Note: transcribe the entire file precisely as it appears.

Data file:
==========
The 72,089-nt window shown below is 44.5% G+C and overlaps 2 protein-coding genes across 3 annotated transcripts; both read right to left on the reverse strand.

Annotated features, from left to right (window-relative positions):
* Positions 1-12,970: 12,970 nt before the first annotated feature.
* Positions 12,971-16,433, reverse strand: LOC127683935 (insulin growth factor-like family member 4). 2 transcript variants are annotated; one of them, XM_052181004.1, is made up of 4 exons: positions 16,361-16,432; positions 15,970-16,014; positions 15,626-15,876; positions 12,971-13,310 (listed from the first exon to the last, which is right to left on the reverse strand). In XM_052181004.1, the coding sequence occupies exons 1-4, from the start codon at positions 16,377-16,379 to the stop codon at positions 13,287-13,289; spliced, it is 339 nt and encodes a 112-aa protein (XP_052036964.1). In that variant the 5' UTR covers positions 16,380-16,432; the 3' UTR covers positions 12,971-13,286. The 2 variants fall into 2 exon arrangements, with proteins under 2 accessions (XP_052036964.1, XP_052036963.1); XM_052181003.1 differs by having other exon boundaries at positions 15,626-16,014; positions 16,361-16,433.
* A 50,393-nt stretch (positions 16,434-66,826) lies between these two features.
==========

The 72,089-nt window shown below is 44.5% G+C and overlaps 2 protein-coding genes across 3 annotated transcripts; both read right to left on the reverse strand.

Annotated features, from left to right (window-relative positions):
* Positions 1-12,970: 12,970 nt before the first annotated feature.
* Positions 12,971-16,433, reverse strand: LOC127683935 (insulin growth factor-like family member 4). 2 transcript variants are annotated; one of them, XM_052181004.1, is made up of 4 exons: positions 16,361-16,432; positions 15,970-16,014; positions 15,626-15,876; positions 12,971-13,310 (listed from the first exon to the last, which is right to left on the reverse strand). In XM_052181004.1, the coding sequence occupies exons 1-4, from the start codon at positions 16,377-16,379 to the stop codon at positions 13,287-13,289; spliced, it is 339 nt and encodes a 112-aa protein (XP_052036964.1). In that variant the 5' UTR covers positions 16,380-16,432; the 3' UTR covers positions 12,971-13,286. The 2 variants fall into 2 exon arrangements, with proteins under 2 accessions (XP_052036964.1, XP_052036963.1); XM_052181003.1 differs by having other exon boundaries at positions 15,626-16,014; positions 16,361-16,433.
* A 50,393-nt stretch (positions 16,434-66,826) lies between these two features.